BAA loses final Competition Commission sell-off ruling

Media playback is unsupported on your device
Media captionBAA chief executive Colin Matthews: "This decision is a draconian one. A damaging one"

Airport operator BAA must sell Stansted and either Glasgow or Edinburgh airports, the Competition Commission has said in its final ruling.

In March 2009, the commission told BAA to sell Gatwick and Stansted airports and either Edinburgh or Glasgow.

BAA has already sold Gatwick but challenged the decision to sell the other ones.

BAA said it was dismayed at the decision and would now consider a judicial review.

Spanish-owned BAA operates Heathrow, Southampton and Aberdeen, as well as Stansted, Glasgow and Edinburgh.

'Draconian demand'

The Competition Commission said in its report that the sales process for Stansted would start in three months' time, and would be followed by the sale of one of the Scottish airports.

BAA had challenged the commission's initial ruling, but in October last year, the Court of Appeal ruled against the airport operator. Earlier this year, the Supreme Court refused BAA permission to appeal further.

"Our report has been challenged, reviewed and upheld and it is clear that the original decision to require BAA to divest three airports remains the right one for customers," said Peter Freeman from the Competition Commission.

The commission said its decision was "fully justified" and passengers and airlines "would still benefit from greater competition with the airports under separate ownership, despite the current government's decision to rule out new runways at any of the London airports".

But BAA chief executive Colin Matthews called the decision "an unreasonably draconian demand".

"The world has changed since that [initial] report more than two years ago. It's more clear than ever that Heathrow does not serve the same market as Stansted," he told BBC Radio 4's Today programme.

"Any reasonable and legal way that we have to protect the company which has invested £5bn in UK jobs, we will do."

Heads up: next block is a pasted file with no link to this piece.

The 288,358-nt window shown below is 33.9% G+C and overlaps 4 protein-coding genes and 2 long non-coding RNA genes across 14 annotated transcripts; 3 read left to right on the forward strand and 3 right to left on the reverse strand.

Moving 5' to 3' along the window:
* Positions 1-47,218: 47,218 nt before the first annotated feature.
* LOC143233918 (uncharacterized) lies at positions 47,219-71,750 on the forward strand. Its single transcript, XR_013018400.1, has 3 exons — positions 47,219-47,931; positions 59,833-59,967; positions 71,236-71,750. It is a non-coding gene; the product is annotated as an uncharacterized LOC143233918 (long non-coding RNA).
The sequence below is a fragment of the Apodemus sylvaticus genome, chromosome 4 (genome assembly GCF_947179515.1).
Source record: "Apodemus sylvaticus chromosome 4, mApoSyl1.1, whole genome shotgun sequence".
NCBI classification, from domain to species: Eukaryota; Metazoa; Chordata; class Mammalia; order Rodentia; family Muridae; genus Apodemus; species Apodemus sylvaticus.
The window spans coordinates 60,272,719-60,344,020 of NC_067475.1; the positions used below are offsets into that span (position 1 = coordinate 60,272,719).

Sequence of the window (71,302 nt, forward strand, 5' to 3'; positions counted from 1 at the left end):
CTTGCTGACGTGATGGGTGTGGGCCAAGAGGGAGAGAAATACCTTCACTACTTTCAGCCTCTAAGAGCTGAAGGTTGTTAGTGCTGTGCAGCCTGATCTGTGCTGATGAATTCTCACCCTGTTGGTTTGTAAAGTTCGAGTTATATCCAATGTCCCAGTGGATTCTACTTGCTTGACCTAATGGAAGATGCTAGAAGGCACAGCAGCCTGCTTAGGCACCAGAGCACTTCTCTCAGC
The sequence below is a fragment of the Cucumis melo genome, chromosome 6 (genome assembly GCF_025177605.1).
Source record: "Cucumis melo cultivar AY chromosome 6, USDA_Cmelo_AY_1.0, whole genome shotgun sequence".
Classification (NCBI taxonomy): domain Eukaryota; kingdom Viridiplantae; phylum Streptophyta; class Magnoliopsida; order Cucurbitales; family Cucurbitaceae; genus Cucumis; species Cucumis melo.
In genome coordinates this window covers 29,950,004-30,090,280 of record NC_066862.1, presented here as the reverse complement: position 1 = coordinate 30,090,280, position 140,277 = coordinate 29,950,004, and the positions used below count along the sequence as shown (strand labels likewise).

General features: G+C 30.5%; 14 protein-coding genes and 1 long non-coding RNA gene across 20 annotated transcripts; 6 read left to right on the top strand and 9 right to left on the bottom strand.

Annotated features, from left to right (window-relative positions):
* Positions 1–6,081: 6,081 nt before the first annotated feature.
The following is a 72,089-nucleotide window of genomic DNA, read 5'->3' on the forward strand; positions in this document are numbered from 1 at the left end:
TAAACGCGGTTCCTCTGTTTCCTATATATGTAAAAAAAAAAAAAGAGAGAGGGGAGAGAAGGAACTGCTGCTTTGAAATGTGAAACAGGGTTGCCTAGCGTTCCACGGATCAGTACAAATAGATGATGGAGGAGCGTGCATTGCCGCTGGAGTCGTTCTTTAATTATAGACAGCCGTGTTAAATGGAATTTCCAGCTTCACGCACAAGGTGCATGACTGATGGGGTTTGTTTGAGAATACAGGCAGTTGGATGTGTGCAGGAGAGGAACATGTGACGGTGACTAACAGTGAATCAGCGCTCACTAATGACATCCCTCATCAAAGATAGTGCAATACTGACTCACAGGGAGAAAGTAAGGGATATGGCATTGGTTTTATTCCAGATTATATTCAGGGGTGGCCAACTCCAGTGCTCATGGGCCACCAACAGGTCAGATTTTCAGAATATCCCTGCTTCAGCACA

BAA also argues that being forced to sell airports in a difficult market could destroy shareholder value.

It points to investment fund Global Infrastructure Partners, the new owners of Gatwick, paying themselves a £350m dividend in March this year, just 15 months after buying the airport from BAA for £1.5bn.

Greater choice

Budget airline Ryanair accused BAA of "using delay tactics to maximise the amount it can raise for the inevitable sale".

"This is a cynical move which will damage London tourism and traffic and keep costs high for passengers," a spokesperson for the airline said.

Easyjet also said it supported the Competition Commission's decision.

"The sale of Stansted and either Glasgow or Edinburgh should encourage more timely, well designed and cost effective investment," said Paul Simmons, Easyjet's UK director. "We look forward to a long and fruitful relationship with the new owners of these airports."

Bob Atkinson from the website said the ruling was "excellent news" and would be welcomed by consumers.

"The introduction of new operators for some of the UK's key airports will give consumers greater choice and in turn should raise the standard of service within all UK airports across the board," he said.

He added that the threat of strike action last year at airports run by BAA demonstrated the importance of having different airport operators as a strike by BAA could have "practically paralysed" air travel in the UK.

More on this story

Around the BBC

Related Internet links

The BBC is not responsible for the content of external Internet sites